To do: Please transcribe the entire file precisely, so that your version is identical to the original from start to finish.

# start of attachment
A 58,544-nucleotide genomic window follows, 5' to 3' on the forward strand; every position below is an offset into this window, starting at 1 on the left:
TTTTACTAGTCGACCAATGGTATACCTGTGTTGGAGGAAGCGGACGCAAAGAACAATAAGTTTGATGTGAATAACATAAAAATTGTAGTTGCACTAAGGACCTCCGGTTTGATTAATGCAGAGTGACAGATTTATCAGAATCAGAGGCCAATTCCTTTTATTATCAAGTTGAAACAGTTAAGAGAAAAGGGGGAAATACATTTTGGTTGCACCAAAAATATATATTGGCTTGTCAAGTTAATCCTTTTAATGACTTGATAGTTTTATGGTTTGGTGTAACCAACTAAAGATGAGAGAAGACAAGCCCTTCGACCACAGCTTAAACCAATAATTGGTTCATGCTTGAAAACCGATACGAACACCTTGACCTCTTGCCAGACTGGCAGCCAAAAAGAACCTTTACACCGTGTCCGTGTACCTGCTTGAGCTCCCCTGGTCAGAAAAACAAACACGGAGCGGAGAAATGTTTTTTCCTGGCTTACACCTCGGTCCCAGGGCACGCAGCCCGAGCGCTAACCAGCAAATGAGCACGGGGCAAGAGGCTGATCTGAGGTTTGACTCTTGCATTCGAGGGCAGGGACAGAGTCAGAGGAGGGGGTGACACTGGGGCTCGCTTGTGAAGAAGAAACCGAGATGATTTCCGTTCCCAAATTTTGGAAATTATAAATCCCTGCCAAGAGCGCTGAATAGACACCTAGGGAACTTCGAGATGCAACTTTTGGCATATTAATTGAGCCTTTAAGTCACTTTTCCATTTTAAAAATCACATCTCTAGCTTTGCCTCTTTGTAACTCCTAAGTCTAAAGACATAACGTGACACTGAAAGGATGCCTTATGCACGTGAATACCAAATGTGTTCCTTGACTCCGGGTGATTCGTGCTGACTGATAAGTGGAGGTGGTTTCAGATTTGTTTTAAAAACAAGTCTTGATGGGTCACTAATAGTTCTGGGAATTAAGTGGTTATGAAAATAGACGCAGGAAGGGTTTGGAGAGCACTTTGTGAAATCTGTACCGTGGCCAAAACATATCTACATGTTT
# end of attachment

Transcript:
A 58,544-nucleotide genomic window follows, 5' to 3' on the forward strand; every position below is an offset into this window, starting at 1 on the left:
TTTTACTAGTCGACCAATGGTATACCTGTGTTGGAGGAAGCGGACGCAAAGAACAATAAGTTTGATGTGAATAACATAAAAATTGTAGTTGCACTAAGGACCTCCGGTTTGATTAATGCAGAGTGACAGATTTATCAGAATCAGAGGCCAATTCCTTTTATTATCAAGTTGAAACAGTTAAGAGAAAAGGGGGAAATACATTTTGGTTGCACCAAAAATATATATTGGCTTGTCAAGTTAATCCTTTTAATGACTTGATAGTTTTATGGTTTGGTGTAACCAACTAAAGATGAGAGAAGACAAGCCCTTCGACCACAGCTTAAACCAATAATTGGTTCATGCTTGAAAACCGATACGAACACCTTGACCTCTTGCCAGACTGGCAGCCAAAAAGAACCTTTACACCGTGTCCGTGTACCTGCTTGAGCTCCCCTGGTCAGAAAAACAAACACGGAGCGGAGAAATGTTTTTTCCTGGCTTACACCTCGGTCCCAGGGCACGCAGCCCGAGCGCTAACCAGCAAATGAGCACGGGGCAAGAGGCTGATCTGAGGTTTGACTCTTGCATTCGAGGGCAGGGACAGAGTCAGAGGAGGGGGTGACACTGGGGCTCGCTTGTGAAGAAGAAACCGAGATGATTTCCGTTCCCAAATTTTGGAAATTATAAATCCCTGCCAAGAGCGCTGAATAGACACCTAGGGAACTTCGAGATGCAACTTTTGGCATATTAATTGAGCCTTTAAGTCACTTTTCCATTTTAAAAATCACATCTCTAGCTTTGCCTCTTTGTAACTCCTAAGTCTAAAGACATAACGTGACACTGAAAGGATGCCTTATGCACGTGAATACCAAATGTGTTCCTTGACTCCGGGTGATTCGTGCTGACTGATAAGTGGAGGTGGTTTCAGATTTGTTTTAAAAACAAGTCTTGATGGGTCACTAATAGTTCTGGGAATTAAGTGGTTATGAAAATAGACGCAGGAAGGGTTTGGAGAGCACTTTGTGAAATCTGTACCGTGGCCAAAACATATCTACATGTTT